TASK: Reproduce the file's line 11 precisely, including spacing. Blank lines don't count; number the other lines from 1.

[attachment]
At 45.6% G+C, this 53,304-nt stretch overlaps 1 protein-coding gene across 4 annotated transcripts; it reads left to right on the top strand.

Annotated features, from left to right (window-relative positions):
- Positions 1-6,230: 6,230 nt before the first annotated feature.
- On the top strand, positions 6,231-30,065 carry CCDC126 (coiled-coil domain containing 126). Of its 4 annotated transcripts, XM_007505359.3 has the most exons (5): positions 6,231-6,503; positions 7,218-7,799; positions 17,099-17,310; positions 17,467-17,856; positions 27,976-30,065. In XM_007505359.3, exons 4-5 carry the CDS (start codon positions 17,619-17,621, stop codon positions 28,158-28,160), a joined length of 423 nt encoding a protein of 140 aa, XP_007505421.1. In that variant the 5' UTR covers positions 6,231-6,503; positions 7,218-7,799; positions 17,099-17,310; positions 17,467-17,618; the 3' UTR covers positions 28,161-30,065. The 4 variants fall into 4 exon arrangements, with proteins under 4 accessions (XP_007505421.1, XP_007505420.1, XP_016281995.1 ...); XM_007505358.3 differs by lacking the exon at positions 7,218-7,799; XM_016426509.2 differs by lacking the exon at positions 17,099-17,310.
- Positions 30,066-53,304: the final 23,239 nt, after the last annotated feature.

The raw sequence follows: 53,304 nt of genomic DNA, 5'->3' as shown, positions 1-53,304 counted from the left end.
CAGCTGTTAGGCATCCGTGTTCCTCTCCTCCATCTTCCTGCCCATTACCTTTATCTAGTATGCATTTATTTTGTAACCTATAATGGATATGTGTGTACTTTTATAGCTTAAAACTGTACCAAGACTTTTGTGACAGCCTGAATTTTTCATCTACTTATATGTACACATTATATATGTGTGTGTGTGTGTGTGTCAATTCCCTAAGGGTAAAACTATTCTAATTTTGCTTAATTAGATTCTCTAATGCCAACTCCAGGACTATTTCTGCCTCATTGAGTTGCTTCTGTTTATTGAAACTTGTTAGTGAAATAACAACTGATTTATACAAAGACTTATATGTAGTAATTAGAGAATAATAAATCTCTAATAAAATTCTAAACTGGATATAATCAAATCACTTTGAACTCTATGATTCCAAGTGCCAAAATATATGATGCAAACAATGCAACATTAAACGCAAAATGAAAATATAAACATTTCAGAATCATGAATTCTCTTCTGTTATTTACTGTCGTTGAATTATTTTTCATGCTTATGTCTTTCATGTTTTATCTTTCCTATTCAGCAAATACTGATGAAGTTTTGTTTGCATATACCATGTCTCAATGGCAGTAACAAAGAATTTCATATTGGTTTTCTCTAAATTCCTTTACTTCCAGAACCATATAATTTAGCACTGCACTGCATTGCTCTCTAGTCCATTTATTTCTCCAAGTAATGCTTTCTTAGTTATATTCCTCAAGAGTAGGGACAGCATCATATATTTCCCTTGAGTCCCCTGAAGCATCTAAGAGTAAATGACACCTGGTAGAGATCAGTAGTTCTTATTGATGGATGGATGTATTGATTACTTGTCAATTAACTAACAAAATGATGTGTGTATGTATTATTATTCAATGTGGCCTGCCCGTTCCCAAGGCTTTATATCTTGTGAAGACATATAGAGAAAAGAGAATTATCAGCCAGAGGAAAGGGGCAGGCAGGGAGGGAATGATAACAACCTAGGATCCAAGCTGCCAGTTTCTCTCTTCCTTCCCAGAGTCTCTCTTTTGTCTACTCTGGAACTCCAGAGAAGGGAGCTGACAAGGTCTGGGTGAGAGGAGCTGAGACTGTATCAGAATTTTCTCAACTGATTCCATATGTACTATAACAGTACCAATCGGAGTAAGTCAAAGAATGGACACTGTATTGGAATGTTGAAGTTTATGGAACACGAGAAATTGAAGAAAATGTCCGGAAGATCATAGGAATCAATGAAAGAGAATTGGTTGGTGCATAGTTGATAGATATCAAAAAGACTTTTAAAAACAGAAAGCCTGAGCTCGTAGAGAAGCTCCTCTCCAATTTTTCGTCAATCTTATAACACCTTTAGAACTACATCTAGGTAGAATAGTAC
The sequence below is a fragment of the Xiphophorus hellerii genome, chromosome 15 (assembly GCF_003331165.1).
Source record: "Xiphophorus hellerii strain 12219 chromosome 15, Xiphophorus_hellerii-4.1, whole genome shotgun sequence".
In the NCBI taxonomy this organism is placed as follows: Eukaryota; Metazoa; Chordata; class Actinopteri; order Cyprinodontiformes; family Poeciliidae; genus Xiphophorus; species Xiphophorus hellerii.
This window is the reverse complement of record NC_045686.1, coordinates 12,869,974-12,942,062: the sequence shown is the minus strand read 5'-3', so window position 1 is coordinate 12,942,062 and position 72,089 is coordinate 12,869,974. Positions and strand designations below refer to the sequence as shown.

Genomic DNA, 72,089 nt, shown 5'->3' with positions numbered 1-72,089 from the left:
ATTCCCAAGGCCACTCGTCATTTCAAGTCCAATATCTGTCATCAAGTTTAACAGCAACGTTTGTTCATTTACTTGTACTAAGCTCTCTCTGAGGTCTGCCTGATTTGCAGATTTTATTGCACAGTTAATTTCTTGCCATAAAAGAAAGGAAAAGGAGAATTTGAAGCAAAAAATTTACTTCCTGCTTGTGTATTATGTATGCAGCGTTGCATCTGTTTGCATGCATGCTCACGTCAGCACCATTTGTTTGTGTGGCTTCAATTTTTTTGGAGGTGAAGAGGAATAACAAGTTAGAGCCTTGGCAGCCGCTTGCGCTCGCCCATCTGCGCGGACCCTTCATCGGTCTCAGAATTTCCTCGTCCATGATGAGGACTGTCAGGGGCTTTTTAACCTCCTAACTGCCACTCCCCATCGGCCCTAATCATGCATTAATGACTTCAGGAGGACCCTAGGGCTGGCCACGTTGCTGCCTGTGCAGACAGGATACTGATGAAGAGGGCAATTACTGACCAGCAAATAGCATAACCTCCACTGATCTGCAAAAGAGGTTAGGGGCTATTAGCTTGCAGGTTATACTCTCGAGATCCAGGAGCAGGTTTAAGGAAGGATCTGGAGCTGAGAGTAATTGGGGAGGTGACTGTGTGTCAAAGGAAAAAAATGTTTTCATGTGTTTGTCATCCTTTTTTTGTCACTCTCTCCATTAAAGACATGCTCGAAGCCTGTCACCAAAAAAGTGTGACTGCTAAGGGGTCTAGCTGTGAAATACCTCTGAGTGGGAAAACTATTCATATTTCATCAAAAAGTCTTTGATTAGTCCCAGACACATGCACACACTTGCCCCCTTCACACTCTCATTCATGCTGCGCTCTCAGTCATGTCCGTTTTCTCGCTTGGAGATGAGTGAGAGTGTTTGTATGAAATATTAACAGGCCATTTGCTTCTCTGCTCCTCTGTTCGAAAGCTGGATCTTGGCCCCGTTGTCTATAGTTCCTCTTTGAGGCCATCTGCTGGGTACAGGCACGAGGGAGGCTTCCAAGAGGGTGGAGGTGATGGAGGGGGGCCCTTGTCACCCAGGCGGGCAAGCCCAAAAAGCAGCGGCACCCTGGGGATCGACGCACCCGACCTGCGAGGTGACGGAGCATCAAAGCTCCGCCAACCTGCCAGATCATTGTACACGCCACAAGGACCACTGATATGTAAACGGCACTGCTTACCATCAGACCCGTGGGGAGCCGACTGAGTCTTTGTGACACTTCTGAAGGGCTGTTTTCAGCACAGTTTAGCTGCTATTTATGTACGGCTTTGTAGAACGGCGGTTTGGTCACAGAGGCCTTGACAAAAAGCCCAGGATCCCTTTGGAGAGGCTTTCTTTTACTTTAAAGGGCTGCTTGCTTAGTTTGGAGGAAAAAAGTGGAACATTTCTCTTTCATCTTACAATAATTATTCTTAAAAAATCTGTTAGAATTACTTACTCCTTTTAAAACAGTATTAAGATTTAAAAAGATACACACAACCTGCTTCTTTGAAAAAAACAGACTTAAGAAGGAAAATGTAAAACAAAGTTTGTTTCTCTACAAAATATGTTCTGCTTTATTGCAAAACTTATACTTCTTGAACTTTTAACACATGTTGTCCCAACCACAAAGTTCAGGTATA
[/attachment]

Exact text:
This window is the reverse complement of record NC_045686.1, coordinates 12,869,974-12,942,062: the sequence shown is the minus strand read 5'-3', so window position 1 is coordinate 12,942,062 and position 72,089 is coordinate 12,869,974. Positions and strand designations below refer to the sequence as shown.